Discussion:
'not the open-and shut case that some have suggested.'
(too old to reply)
Alan Baker
2019-06-18 20:38:24 UTC
Permalink
<https://ca.motorsport.com/f1/news/analysis-vettel-ferrari-penalty-review-canada/4476551/>

I suggest you all read it; especially as it relates to the involuntary
nature of rejoining the track:

'Article 27.3 of the Sporting Regulations states: "Drivers will be
judged to have left the track if no part of the car remains in contact
with it and, for the avoidance of doubt, any white lines defining the
track edges are considered to be part of the track but the kerbs are
not. Should a car leave the track the driver may re-join, however, this
may only be done when it is safe to do so and without gaining a lasting
advantage.

The FIA says that Vettel moving across on Hamilton shows that he did not
rejoin safely.

One of the key reasons for the FIA stewards coming to this conclusion
was the use of secondary steering wheel movements from the German after
an initial oversteer moment as he rejoined the track.

The argument was that at the moment Vettel was back in control of the
car, rather than steer to the left to give Hamilton room on the right,
it was felt that the German's release of the wheel was a deliberate
attempt to edge wider and block Hamilton.'

Did you get that?

The stewards' argument that they only penalized Vettel because of his
second steering movement proving he was back in control negates the
argument that the rule about rejoining safely applies regardless of
whether it was beyond a driver's control.

There's a lot more.
Willsy
2019-06-19 09:32:52 UTC
Permalink
Post by Alan Baker
<https://ca.motorsport.com/f1/news/analysis-vettel-ferrari-penalty-review-canada/4476551/>
I suggest you all read it; especially as it relates to the involuntary
'Article 27.3 of the Sporting Regulations states: "Drivers will be
judged to have left the track if no part of the car remains in contact
with it and, for the avoidance of doubt, any white lines defining the
track edges are considered to be part of the track but the kerbs are
not. Should a car leave the track the driver may re-join, however, this
may only be done when it is safe to do so and without gaining a lasting
advantage.
The FIA says that Vettel moving across on Hamilton shows that he did not
rejoin safely.
One of the key reasons for the FIA stewards coming to this conclusion
was the use of secondary steering wheel movements from the German after
an initial oversteer moment as he rejoined the track.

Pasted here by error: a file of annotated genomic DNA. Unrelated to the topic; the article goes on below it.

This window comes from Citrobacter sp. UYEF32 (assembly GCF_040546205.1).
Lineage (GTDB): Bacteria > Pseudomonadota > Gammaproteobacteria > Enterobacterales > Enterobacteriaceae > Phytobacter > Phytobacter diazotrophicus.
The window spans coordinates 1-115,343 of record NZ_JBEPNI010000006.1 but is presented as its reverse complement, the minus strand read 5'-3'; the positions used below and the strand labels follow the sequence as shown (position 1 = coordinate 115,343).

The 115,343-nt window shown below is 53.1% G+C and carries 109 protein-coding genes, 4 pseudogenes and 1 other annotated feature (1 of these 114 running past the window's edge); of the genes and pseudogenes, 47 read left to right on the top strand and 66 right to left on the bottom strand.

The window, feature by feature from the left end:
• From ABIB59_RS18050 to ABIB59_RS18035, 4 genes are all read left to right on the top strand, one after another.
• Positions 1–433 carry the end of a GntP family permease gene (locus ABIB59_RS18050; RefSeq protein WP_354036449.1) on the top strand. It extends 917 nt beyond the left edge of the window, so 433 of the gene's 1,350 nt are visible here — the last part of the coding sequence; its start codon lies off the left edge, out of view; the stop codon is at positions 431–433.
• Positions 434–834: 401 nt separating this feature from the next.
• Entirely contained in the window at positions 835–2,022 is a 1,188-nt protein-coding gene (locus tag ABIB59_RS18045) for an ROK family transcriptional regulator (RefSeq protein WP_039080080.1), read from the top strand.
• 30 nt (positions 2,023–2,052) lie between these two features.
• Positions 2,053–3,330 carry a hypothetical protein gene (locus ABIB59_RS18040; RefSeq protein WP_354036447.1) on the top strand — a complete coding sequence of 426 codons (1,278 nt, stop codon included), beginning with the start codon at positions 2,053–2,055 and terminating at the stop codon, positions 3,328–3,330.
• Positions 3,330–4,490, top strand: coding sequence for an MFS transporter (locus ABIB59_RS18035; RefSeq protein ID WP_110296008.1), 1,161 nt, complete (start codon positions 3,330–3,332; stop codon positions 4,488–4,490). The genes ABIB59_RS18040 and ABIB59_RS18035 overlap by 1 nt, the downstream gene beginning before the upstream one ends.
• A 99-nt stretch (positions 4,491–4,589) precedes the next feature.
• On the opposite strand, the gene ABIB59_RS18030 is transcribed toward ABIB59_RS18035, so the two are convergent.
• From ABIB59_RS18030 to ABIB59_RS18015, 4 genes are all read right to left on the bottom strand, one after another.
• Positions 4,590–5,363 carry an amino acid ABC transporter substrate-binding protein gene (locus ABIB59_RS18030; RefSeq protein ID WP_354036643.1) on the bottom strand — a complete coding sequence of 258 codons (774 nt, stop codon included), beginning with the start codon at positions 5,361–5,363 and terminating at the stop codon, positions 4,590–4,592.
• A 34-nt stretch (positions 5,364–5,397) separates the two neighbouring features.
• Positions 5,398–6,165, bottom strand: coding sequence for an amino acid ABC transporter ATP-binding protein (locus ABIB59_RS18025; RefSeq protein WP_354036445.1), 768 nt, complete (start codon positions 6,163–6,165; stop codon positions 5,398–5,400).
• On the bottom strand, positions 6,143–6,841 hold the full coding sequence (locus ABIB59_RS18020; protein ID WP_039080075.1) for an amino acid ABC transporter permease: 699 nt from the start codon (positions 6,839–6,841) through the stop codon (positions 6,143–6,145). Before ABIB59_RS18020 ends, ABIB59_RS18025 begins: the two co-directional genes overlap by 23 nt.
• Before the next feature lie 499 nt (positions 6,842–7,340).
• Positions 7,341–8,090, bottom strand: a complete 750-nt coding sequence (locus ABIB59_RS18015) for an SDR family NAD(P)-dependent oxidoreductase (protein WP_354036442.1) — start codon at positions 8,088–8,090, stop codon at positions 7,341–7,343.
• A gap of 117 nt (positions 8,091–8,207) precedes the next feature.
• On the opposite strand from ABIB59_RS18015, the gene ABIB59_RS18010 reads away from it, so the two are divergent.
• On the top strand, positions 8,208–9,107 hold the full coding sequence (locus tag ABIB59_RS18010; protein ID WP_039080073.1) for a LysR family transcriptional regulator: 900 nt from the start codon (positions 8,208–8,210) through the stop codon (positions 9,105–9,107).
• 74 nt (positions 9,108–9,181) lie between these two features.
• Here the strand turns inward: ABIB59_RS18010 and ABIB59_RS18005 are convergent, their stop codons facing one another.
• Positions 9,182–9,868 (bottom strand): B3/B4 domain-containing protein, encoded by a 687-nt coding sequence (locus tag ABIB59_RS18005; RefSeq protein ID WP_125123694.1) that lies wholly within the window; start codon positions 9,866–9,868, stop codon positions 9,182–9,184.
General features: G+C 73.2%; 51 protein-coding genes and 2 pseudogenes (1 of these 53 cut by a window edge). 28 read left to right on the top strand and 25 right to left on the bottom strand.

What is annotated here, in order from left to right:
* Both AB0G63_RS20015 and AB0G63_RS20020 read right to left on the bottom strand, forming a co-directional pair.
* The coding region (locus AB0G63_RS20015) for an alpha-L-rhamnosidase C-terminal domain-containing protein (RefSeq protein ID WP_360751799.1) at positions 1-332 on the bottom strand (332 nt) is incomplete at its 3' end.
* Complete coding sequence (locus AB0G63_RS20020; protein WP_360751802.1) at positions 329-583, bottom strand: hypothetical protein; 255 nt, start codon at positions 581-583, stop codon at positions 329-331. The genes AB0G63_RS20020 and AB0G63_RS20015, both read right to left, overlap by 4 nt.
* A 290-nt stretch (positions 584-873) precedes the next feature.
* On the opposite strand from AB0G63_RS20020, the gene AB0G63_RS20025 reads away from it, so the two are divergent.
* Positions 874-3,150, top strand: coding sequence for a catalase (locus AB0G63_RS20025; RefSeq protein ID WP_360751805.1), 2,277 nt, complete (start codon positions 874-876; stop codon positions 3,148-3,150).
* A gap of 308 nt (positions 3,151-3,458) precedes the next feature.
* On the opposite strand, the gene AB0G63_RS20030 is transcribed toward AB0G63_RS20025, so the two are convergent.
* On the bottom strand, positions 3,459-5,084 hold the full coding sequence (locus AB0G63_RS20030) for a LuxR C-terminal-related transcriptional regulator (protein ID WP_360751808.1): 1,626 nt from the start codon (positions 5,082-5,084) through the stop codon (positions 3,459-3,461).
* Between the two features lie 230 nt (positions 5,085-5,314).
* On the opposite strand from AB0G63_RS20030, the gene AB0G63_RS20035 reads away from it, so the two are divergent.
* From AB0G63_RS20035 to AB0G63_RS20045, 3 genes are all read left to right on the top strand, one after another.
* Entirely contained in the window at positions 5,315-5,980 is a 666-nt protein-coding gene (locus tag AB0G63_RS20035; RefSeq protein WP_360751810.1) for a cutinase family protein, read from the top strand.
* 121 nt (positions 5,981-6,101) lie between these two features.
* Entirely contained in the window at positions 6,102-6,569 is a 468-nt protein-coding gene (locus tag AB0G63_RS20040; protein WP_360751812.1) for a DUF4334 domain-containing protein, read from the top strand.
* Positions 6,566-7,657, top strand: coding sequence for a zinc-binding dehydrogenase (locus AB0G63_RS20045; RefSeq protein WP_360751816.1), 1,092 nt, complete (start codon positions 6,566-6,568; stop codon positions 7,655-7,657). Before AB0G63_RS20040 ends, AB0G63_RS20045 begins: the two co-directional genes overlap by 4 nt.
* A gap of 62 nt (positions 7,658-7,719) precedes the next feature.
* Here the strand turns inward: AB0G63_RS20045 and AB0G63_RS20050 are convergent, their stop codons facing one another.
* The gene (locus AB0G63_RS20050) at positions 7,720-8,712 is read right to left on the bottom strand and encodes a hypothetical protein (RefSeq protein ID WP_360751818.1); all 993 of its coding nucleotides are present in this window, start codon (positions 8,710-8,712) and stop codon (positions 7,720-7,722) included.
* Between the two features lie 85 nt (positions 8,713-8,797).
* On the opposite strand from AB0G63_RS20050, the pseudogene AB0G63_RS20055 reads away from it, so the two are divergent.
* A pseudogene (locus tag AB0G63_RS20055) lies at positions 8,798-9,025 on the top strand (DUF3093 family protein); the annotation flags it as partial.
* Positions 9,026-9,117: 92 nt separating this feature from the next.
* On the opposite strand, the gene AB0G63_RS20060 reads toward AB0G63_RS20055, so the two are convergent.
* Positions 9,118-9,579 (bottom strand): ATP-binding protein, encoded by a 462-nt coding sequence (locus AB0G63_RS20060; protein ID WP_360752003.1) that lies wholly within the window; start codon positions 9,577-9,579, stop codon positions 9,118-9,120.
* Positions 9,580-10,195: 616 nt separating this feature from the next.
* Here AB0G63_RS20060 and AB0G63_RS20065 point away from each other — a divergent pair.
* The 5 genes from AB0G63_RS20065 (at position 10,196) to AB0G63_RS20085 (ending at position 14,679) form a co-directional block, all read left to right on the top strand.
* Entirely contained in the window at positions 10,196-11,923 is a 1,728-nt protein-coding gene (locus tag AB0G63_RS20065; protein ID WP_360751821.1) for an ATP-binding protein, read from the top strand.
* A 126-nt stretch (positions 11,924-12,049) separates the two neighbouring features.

The argument was that at the moment Vettel was back in control of the
car, rather than steer to the left to give Hamilton room on the right,
it was felt that the German's release of the wheel was a deliberate
attempt to edge wider and block Hamilton.'
Did you get that?
The stewards' argument that they only penalized Vettel because of his
second steering movement proving he was back in control negates the
argument that the rule about rejoining safely applies regardless of
whether it was beyond a driver's control.
There's a lot more.
I finally got a chance to watch the race, and it genuinely looked (to me)
that Vettel was not in control of the car until it was half way across the
track. The turn to the right was to stabilise the back end which was trying
to come 'round. I'm paraphrasing Brundle, but that's more or less what he
(Brundle) said.

I think it was harsh. I'm not a fan of Vettel, I think he was a total
a-hole when he was racing with Webber, but he seems to have matured into
a decent guy since then. I played the incident back over and over and
could not convince myself there was a deliberate action to put Lewis into
the wall.
geoff
2019-06-19 10:44:41 UTC
Permalink
Post by Willsy
I think it was harsh. I'm not a fan of Vettel, I think he was a total
a-hole when he was racing with Webber, but he seems to have matured into
a decent guy since then. I played the incident back over and over and
could not convince myself there was a deliberate action to put Lewis into
the wall.
Deliberate block or not, he stuffed up under pressure, completely left
the track, and rejoined without any disadvantage despite having gone 4
wheels over. Just that should have something covered in the rules if
there isn't.

Palmer's analysis suggests a possible deliberate act, or at best a
non-avoidance of the crowding situation which could/should have been made.

geoff
Alan Baker
2019-06-19 15:09:09 UTC
Permalink
Post by geoff
Post by Willsy
I think it was harsh. I'm not a fan of Vettel, I think he was a total
a-hole when he was racing with Webber, but he seems to have matured into
a decent guy since then. I played the incident back over and over and
could not convince myself there was a deliberate action to put Lewis into
the wall.
Deliberate block or not, he stuffed up under pressure, completely left
the track, and rejoined without any disadvantage despite having gone 4